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12) Can Cowboys Continue To Rely On 2nd-Half Comebacks?


IRVING, Texas – As the Cowboys focus on the offseason, training camp is still in sight.

Coming off two straight 8-8 seasons and three full seasons removed from the playoffs, the Cowboys have plenty of question marks surrounding them as they prepare for the 2013 season.

As we count down the days to camp, the writers of will take a different question each day that is hovering over this team.

With 12 days until the Cowboys take the field in Oxnard, Calif., today's question centers on the second-half comeback.

12) Can Cowboys Continue To Rely On 2nd-Half Comebacks?

In 16 games played in 2012, the Cowboys found themselves behind on the scoreboard 16 times.

Not one game went by where the Cowboys led from start to finish. Consequently, there were just two games in which the Cowboys didn't hold the lead at all.

For a team that finished 8-8, it's hard to fathom the Cowboys had to rally in every game last year. Tony Romo led the NFL last season with five fourth-quarter comebacks. Of course, what it remembered most is the regular-season finale against the Redskins when he threw a costly interception in the final few minutes.

Obviously when it comes to rallying the troops, no quarterback for the Cowboys has had as many memorable comebacks as Roger Staubach.

The last player to ever wear No. 12 for the Cowboys, Staubach earned the nicknamed "Captain Comeback" for his miraculous moments in which he engineered late-game rallies, including the "Hail Mary" game in Minnesota or a dramatic win over the Redskins in 1979, his final game at Texas Stadium.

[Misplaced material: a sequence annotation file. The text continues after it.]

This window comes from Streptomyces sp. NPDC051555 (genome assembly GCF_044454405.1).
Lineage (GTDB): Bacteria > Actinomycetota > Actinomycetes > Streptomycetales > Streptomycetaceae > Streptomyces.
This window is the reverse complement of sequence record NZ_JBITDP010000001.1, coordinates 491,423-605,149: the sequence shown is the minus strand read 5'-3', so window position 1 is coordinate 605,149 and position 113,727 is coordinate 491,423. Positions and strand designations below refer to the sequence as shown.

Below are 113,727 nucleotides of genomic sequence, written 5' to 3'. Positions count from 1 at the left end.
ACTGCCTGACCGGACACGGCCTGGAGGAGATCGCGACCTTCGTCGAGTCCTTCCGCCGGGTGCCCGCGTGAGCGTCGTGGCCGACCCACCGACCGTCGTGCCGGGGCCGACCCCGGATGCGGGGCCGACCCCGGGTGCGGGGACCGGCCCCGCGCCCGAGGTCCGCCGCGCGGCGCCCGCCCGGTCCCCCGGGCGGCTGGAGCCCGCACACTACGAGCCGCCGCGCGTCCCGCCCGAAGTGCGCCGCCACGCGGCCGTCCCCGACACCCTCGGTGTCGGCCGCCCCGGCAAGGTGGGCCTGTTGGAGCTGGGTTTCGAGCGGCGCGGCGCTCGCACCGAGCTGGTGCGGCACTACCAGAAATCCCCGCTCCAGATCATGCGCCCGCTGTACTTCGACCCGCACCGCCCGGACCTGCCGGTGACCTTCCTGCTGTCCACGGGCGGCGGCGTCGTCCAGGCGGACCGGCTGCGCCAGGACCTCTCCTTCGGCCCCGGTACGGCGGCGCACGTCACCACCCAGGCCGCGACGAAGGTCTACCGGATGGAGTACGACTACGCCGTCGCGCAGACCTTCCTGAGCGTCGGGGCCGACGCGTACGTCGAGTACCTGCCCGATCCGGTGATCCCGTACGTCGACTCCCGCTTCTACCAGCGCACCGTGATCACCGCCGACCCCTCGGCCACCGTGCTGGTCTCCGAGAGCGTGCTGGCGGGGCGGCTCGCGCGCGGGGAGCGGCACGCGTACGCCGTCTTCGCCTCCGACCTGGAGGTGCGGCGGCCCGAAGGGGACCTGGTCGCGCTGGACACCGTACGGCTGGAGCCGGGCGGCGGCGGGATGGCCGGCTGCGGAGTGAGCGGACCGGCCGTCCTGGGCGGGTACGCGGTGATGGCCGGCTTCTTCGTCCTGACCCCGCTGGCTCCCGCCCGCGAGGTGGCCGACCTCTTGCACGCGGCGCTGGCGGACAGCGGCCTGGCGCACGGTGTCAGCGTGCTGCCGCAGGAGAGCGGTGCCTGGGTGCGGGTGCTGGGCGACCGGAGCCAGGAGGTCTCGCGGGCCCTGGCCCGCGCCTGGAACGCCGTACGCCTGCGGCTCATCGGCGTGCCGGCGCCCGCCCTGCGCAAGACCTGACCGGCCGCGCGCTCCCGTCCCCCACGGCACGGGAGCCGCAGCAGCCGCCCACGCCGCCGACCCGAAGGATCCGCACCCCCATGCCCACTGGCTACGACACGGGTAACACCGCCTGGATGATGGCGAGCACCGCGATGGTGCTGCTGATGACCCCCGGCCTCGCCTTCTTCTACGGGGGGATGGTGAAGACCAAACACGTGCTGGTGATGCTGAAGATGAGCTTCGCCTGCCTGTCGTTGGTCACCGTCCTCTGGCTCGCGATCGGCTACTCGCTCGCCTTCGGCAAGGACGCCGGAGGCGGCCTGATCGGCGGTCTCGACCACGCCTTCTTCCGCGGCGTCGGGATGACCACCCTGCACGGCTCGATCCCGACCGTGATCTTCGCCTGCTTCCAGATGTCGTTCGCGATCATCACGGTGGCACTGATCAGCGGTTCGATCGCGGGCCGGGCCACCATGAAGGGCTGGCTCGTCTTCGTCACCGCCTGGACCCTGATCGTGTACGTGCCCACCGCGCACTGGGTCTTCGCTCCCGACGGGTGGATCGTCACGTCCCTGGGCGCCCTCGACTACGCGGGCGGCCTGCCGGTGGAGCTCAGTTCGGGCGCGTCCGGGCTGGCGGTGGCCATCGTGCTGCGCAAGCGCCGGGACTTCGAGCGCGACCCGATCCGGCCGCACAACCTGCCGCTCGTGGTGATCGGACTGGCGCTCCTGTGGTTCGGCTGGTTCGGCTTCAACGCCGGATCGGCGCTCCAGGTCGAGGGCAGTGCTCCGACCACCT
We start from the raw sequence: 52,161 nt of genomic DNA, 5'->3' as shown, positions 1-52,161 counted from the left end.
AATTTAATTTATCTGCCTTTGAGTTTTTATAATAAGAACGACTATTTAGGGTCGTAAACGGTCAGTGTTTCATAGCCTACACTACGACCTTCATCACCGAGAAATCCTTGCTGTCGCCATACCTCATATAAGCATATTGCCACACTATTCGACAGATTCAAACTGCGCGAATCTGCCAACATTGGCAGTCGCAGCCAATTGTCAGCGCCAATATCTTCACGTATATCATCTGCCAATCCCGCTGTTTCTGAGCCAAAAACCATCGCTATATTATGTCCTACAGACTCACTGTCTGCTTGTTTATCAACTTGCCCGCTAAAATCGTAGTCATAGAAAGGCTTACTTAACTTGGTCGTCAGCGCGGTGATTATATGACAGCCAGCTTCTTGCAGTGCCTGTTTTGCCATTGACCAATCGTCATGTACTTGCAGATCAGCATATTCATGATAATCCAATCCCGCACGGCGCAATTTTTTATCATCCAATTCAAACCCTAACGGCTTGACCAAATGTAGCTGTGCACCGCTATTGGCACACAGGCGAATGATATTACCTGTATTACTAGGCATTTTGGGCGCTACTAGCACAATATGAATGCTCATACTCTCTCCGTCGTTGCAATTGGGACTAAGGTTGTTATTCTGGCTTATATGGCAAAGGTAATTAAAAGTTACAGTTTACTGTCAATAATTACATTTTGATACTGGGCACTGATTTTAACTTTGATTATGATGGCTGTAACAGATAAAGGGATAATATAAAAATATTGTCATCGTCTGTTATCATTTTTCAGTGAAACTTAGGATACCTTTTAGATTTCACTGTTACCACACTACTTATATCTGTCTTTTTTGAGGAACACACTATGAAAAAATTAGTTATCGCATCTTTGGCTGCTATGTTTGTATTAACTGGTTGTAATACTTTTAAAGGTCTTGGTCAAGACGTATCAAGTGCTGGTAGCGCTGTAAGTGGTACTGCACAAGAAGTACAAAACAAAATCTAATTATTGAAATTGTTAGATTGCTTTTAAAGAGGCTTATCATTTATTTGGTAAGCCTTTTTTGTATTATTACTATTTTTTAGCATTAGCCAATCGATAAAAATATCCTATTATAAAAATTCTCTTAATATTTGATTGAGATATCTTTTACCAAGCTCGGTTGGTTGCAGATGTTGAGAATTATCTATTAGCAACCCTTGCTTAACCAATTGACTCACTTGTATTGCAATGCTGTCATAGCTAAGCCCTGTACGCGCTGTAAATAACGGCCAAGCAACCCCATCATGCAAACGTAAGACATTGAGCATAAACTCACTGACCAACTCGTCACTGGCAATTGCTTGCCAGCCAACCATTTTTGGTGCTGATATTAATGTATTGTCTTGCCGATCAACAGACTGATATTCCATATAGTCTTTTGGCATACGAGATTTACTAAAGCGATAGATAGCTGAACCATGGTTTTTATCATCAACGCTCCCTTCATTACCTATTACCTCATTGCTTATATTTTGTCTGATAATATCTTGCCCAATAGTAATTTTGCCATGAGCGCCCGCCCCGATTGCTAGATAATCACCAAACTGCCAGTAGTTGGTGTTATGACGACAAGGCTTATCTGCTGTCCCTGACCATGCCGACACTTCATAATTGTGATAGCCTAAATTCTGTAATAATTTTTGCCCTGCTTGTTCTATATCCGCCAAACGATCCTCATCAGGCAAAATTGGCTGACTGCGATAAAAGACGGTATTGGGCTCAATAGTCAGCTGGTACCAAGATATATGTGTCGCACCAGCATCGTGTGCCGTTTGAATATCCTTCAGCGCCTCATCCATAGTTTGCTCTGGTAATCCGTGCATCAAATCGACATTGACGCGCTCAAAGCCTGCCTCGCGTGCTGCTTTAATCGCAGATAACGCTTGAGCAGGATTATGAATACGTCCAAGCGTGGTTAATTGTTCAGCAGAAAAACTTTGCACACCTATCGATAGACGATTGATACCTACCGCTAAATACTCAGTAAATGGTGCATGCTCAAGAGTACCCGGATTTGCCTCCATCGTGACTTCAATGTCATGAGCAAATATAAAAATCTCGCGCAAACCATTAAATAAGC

According to, Staubach is credited with 15 career fourth-quarter comebacks. Romo actually has 18, which has him tied for 34th in NFL history.

For argument's sake, Troy Aikman actually had 16 career comebacks as well.

But it's not a stat the Cowboys want to see increase for Romo. Preferably, it'd be nice to take a lead early in the game and withstand it for four quarters.

While it's a good trait to have for a quarterback, fourth-quarter or second-half comebacks are examples living on the edge.

Usually, when games are played that close, that often, it typically evens out at the end of the season. That's exactly what has happened with the Cowboys, who have finished 8-8 for two straight years.

So the second-half comebacks is nice and good for TV ratings and drama, but with this team, it shows a level of mediocrity that has prevented the Cowboys from getting over the hump.

Sticking with our numerical journey to training camp, let's take a closer look at the number 12:

  • While no Cowboys player has worn No. 12 in a regular season game since Staubach retired in 1979, two players had it before him – quarterback John Roach (1964) and punter Ron Widby (1968).
  • The Cowboys have had nine seasons where the finished with 12 wins in the regular season, and won the Super Bowl three of those years.
  • Troy Aikman played 12 seasons for the Cowboys, owning a 94-71 career record. Aikman has the Cowboys record for most seasons leading the team in passing with 12.
  • Dez Bryant caught 12 touchdown passes in 2012, including 10 in the second half of the regular season.
  • The Cowboys' rookie record for touchdown catches in a season is 12, set by "Bullet" Bob Hayes in 1965.
  • Mel Renfro owns the Cowboys' record for most combined kick returns in a game with 12. In a 1964 games with the Packers, Renfro had eight kickoff returns and four punt returns.
  • The only player in franchise history drafted 12th overall was Danny Noonan in 1987.
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